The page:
Many varieties of the rose proper are indigenous to Syria. The famed rose of Damascus is white, but there are also red and yellow roses. In Cant 2:1 and Isaiah 35:1 the Hebrew word habatstseleth (found only in these passages), rendered "rose" (RSV marg., "autumn crocus"), is supposed by some to mean the oleander, by others the sweet-scented narcissus (a native of Palestine), the tulip, or the daisy; but nothing definite can be affirmed regarding it.
The "rose of Sharon" is probably the cistus or rock-rose, several species of which abound in Palestine. "Mount Carmel especially abounds in the cistus, which in April covers some of the barer parts of the mountain with a glow not inferior to that of the Scottish heather." (See MYRRH .)
occurs twice only, viz. in ( Solomon 2:1 ; Isaiah 35:1 ) There is much difference of opinion as to what particular flower is here denoted; but it appears to us most probable that the narcissus is intended. Chateaubriand mentions the narcissus as growing in the Plain of Sharon. Roses are greatly prized in the East, more especially for the sake of the rose-water, which is much request. Dr. Hooker observed seven species of wild roses in Syria.
(1) (chabhatstseleth; anthos, "a flower" (Song of Solomon 2:1) krinon, "a lily" (Isaiah 35:1)): By general consent English Versions of the Bible is wrong: in Song of Solomon 2:1 margin reads "Hebrew habazzeleth, the autumn crocus" and in Isaiah 35:1, margin reads "or autumn crocus." This is the Colchicum autumnale (Natural Order, Liliaceae). A Targum on Song of Solomon 2:1 explains the Hebrew word as "narcissus" , a very common plant in the plains and mountains of Palestine and a great favorite with the natives. Two species, N. tazetta and N. serolinus (Natural Order, Amaryllideae), occur, the latter being the finer; they are autumn plants. All authorities agree that the so-called "rose" was some kind of bulbed plant. (2) (rhodon, "the rose," mentioned in Ecclesiasticus 24:14; 39:13; 50:8; The Wisdom of Solomon 2:8; 2 Esdras 2:19): There is no reason why the rose, of which several varieties are common in Palestine, should not be meant. Tristram favors the rhododendron. The expression, "rose plants in Jericho," in Ecclesiasticus 24:14 has nothing whatever to do with what is now sold there as a "rose of Jericho," a dwarf annual plant, Anastatica hierochuntina (Natural Order, Cruciferae), which dries up and can be made to reexpand by placing the root in water.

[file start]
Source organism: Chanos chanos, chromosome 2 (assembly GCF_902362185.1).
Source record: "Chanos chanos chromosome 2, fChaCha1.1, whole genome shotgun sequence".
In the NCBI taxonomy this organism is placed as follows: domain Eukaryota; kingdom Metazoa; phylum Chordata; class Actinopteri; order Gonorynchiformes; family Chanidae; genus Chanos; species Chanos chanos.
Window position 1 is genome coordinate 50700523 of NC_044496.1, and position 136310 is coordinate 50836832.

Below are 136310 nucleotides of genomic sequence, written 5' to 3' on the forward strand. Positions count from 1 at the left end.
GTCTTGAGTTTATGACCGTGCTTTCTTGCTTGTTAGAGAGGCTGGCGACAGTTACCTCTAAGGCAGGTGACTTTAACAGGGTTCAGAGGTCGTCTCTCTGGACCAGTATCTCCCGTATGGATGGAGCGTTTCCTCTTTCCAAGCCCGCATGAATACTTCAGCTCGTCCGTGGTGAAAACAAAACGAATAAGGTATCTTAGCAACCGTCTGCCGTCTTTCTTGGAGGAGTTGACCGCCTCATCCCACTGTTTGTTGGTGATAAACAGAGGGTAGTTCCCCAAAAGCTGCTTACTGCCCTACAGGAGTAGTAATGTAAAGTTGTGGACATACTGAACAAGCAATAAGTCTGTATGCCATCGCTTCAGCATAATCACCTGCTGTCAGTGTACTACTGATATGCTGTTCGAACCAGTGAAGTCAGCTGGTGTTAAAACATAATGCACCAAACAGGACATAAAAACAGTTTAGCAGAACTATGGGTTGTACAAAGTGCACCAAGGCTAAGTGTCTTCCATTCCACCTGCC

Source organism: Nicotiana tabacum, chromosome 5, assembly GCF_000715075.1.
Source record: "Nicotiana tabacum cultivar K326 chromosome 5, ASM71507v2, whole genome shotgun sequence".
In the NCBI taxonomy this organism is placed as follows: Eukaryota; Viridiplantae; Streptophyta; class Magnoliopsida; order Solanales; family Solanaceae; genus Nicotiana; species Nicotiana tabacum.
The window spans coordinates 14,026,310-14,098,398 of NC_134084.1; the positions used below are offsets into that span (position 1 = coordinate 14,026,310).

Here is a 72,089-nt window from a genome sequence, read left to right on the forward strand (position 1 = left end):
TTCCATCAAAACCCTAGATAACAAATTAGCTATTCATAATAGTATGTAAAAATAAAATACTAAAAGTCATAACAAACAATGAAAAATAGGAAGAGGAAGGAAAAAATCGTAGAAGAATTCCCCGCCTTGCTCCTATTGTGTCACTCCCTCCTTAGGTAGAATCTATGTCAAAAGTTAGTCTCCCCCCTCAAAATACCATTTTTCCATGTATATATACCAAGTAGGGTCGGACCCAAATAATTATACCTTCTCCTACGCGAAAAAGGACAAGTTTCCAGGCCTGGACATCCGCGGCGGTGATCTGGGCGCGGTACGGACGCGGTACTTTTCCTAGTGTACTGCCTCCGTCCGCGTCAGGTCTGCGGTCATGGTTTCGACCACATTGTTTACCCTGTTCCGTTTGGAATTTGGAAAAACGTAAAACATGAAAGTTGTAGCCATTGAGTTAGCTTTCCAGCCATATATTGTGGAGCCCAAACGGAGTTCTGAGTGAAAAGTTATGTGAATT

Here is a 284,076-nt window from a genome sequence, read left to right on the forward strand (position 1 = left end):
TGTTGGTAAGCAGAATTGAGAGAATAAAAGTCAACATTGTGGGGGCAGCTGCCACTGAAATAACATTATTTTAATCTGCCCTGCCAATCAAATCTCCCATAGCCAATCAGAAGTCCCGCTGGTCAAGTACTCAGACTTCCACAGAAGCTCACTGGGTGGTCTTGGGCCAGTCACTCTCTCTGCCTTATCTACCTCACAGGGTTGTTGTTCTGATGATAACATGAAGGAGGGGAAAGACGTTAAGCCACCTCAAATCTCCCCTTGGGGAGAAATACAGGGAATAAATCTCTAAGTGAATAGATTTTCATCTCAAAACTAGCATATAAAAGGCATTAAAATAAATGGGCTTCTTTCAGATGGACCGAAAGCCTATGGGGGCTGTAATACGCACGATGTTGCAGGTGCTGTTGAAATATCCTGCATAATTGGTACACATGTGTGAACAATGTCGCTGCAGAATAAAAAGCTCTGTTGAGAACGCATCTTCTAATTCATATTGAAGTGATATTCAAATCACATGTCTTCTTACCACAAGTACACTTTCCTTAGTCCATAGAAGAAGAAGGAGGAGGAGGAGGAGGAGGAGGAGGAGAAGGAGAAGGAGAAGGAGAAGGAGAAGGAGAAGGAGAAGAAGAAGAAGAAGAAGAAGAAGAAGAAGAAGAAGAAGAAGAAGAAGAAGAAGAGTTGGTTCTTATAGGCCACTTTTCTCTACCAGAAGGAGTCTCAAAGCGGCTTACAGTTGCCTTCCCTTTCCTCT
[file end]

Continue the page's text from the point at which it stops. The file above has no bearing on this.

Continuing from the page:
E. W. G. Masterman
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